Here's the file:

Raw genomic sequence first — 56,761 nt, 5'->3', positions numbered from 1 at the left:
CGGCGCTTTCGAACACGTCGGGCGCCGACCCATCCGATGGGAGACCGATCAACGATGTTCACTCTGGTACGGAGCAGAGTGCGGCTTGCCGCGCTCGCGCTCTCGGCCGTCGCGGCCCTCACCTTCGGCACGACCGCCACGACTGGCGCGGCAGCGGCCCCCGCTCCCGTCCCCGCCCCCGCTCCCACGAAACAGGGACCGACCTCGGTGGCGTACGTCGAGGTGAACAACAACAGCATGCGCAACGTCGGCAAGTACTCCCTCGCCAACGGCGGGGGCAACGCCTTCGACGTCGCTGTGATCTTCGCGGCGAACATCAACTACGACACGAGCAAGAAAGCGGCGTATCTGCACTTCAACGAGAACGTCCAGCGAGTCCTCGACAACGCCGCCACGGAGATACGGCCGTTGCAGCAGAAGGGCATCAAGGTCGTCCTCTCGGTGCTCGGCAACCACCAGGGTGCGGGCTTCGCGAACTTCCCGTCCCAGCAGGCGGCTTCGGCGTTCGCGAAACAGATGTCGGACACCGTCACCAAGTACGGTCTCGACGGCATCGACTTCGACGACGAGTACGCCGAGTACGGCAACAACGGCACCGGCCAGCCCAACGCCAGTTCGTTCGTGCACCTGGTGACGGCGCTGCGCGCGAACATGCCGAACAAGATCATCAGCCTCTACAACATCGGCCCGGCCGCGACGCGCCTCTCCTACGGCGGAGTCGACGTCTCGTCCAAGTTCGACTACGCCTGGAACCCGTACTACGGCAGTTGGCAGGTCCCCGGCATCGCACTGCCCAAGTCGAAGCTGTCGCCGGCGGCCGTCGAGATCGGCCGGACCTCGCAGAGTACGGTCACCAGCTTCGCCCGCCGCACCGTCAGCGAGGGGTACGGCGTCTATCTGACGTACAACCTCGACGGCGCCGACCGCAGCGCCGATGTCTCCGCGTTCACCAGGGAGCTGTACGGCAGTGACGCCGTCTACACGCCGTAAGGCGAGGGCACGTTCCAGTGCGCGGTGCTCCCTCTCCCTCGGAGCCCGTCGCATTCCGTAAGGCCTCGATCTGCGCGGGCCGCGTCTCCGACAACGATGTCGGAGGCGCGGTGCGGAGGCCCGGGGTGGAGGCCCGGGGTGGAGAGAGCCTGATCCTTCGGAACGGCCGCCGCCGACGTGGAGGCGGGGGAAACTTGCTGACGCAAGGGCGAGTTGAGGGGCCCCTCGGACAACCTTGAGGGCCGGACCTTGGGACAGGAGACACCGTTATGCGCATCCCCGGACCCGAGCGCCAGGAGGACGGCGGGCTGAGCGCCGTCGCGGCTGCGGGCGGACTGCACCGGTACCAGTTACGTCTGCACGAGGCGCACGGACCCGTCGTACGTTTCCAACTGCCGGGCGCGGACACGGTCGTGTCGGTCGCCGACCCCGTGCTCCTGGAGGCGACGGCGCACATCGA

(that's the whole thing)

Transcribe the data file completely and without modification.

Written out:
Raw genomic sequence first — 56,761 nt, 5'->3', positions numbered from 1 at the left:
CGGCGCTTTCGAACACGTCGGGCGCCGACCCATCCGATGGGAGACCGATCAACGATGTTCACTCTGGTACGGAGCAGAGTGCGGCTTGCCGCGCTCGCGCTCTCGGCCGTCGCGGCCCTCACCTTCGGCACGACCGCCACGACTGGCGCGGCAGCGGCCCCCGCTCCCGTCCCCGCCCCCGCTCCCACGAAACAGGGACCGACCTCGGTGGCGTACGTCGAGGTGAACAACAACAGCATGCGCAACGTCGGCAAGTACTCCCTCGCCAACGGCGGGGGCAACGCCTTCGACGTCGCTGTGATCTTCGCGGCGAACATCAACTACGACACGAGCAAGAAAGCGGCGTATCTGCACTTCAACGAGAACGTCCAGCGAGTCCTCGACAACGCCGCCACGGAGATACGGCCGTTGCAGCAGAAGGGCATCAAGGTCGTCCTCTCGGTGCTCGGCAACCACCAGGGTGCGGGCTTCGCGAACTTCCCGTCCCAGCAGGCGGCTTCGGCGTTCGCGAAACAGATGTCGGACACCGTCACCAAGTACGGTCTCGACGGCATCGACTTCGACGACGAGTACGCCGAGTACGGCAACAACGGCACCGGCCAGCCCAACGCCAGTTCGTTCGTGCACCTGGTGACGGCGCTGCGCGCGAACATGCCGAACAAGATCATCAGCCTCTACAACATCGGCCCGGCCGCGACGCGCCTCTCCTACGGCGGAGTCGACGTCTCGTCCAAGTTCGACTACGCCTGGAACCCGTACTACGGCAGTTGGCAGGTCCCCGGCATCGCACTGCCCAAGTCGAAGCTGTCGCCGGCGGCCGTCGAGATCGGCCGGACCTCGCAGAGTACGGTCACCAGCTTCGCCCGCCGCACCGTCAGCGAGGGGTACGGCGTCTATCTGACGTACAACCTCGACGGCGCCGACCGCAGCGCCGATGTCTCCGCGTTCACCAGGGAGCTGTACGGCAGTGACGCCGTCTACACGCCGTAAGGCGAGGGCACGTTCCAGTGCGCGGTGCTCCCTCTCCCTCGGAGCCCGTCGCATTCCGTAAGGCCTCGATCTGCGCGGGCCGCGTCTCCGACAACGATGTCGGAGGCGCGGTGCGGAGGCCCGGGGTGGAGGCCCGGGGTGGAGAGAGCCTGATCCTTCGGAACGGCCGCCGCCGACGTGGAGGCGGGGGAAACTTGCTGACGCAAGGGCGAGTTGAGGGGCCCCTCGGACAACCTTGAGGGCCGGACCTTGGGACAGGAGACACCGTTATGCGCATCCCCGGACCCGAGCGCCAGGAGGACGGCGGGCTGAGCGCCGTCGCGGCTGCGGGCGGACTGCACCGGTACCAGTTACGTCTGCACGAGGCGCACGGACCCGTCGTACGTTTCCAACTGCCGGGCGCGGACACGGTCGTGTCGGTCGCCGACCCCGTGCTCCTGGAGGCGACGGCGCACATCGA